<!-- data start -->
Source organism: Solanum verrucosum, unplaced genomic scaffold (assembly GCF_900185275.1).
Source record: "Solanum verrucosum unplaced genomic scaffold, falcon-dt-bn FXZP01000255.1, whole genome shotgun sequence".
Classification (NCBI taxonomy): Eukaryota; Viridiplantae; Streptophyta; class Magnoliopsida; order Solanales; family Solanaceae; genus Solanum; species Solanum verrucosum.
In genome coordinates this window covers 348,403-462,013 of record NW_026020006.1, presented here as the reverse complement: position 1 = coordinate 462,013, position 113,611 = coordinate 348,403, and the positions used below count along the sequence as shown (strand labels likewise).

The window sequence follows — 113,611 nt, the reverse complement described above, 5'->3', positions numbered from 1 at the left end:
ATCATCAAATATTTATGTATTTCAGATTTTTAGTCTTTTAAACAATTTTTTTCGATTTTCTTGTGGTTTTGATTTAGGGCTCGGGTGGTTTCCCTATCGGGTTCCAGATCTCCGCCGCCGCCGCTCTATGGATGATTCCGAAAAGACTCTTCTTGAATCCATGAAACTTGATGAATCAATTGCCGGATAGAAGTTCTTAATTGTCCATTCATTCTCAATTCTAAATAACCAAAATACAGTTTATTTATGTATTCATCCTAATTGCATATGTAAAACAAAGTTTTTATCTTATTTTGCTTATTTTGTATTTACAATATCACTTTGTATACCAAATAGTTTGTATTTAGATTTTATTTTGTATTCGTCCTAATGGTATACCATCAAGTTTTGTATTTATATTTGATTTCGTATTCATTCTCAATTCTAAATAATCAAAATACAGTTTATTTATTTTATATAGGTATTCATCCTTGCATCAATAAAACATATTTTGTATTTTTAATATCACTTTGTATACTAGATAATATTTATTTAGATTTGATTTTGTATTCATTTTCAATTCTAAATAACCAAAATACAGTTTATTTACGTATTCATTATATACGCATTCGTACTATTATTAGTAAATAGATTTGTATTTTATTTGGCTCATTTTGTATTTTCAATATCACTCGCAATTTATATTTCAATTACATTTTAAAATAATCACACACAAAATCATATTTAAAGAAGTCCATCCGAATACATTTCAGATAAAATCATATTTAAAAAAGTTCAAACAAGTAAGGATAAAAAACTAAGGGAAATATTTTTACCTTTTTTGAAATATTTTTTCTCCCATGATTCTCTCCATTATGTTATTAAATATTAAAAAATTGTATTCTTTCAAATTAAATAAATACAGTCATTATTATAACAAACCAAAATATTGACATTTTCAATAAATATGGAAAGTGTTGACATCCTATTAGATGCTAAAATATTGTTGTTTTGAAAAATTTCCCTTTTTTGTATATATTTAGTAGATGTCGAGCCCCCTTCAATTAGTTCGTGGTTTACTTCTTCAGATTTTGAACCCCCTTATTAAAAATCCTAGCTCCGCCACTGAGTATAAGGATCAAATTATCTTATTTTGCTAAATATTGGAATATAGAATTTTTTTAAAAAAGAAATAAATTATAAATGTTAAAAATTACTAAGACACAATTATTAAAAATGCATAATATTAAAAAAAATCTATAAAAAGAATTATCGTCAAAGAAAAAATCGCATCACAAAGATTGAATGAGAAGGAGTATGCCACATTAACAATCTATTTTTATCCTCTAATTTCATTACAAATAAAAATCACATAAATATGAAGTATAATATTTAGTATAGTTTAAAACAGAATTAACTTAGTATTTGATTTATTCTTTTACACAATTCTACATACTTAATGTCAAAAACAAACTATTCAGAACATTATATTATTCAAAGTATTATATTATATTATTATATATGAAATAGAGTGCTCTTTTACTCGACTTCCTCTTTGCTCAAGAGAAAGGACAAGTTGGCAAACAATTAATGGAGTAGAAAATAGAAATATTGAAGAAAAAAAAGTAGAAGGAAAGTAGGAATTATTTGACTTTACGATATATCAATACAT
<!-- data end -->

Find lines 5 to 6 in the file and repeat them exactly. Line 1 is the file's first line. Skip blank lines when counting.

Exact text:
The window sequence follows — 113,611 nt, the reverse complement described above, 5'->3', positions numbered from 1 at the left end:
ATCATCAAATATTTATGTATTTCAGATTTTTAGTCTTTTAAACAATTTTTTTCGATTTTCTTGTGGTTTTGATTTAGGGCTCGGGTGGTTTCCCTATCGGGTTCCAGATCTCCGCCGCCGCCGCTCTATGGATGATTCCGAAAAGACTCTTCTTGAATCCATGAAACTTGATGAATCAATTGCCGGATAGAAGTTCTTAATTGTCCATTCATTCTCAATTCTAAATAACCAAAATACAGTTTATTTATGTATTCATCCTAATTGCATATGTAAAACAAAGTTTTTATCTTATTTTGCTTATTTTGTATTTACAATATCACTTTGTATACCAAATAGTTTGTATTTAGATTTTATTTTGTATTCGTCCTAATGGTATACCATCAAGTTTTGTATTTATATTTGATTTCGTATTCATTCTCAATTCTAAATAATCAAAATACAGTTTATTTATTTTATATAGGTATTCATCCTTGCATCAATAAAACATATTTTGTATTTTTAATATCACTTTGTATACTAGATAATATTTATTTAGATTTGATTTTGTATTCATTTTCAATTCTAAATAACCAAAATACAGTTTATTTACGTATTCATTATATACGCATTCGTACTATTATTAGTAAATAGATTTGTATTTTATTTGGCTCATTTTGTATTTTCAATATCACTCGCAATTTATATTTCAATTACATTTTAAAATAATCACACACAAAATCATATTTAAAGAAGTCCATCCGAATACATTTCAGATAAAATCATATTTAAAAAAGTTCAAACAAGTAAGGATAAAAAACTAAGGGAAATATTTTTACCTTTTTTGAAATATTTTTTCTCCCATGATTCTCTCCATTATGTTATTAAATATTAAAAAATTGTATTCTTTCAAATTAAATAAATACAGTCATTATTATAACAAACCAAAATATTGACATTTTCAATAAATATGGAAAGTGTTGACATCCTATTAGATGCTAAAATATTGTTGTTTTGAAAAATTTCCCTTTTTTGTATATATTTAGTAGATGTCGAGCCCCCTTCAATTAGTTCGTGGTTTACTTCTTCAGATTTTGAACCCCCTTATTAAAAATCCTAGCTCCGCCACTGAGTATAAGGATCAAATTATCTTATTTTGCTAAATATTGGAATATAGAATTTTTTTAAAAAAGAAATAAATTATAAATGTTAAAAATTACTAAGACACAATTATTAAAAATGCATAATATTAAAAAAAATCTATAAAAAGAATTATCGTCAAAGAAAAAATCGCATCACAAAGATTGAATGAGAAGGAGTATGCCACATTAACAATCTATTTTTATCCTCTAATTTCATTACAAATAAAAATCACATAAATATGAAGTATAATATTTAGTATAGTTTAAAACAGAATTAACTTAGTATTTGATTTATTCTTTTACACAATTCTACATACTTAATGTCAAAAACAAACTATTCAGAACATTATATTATTCAAAGTATTATATTATATTATTATATATGAAATAGAGTGCTCTTTTACTCGACTTCCTCTTTGCTCAAGAGAAAGGACAAGTTGGCAAACAATTAATGGAGTAGAAAATAGAAATATTGAAGAAAAAAAAGTAGAAGGAAAGTAGGAATTATTTGACTTTACGATATATCAATACAT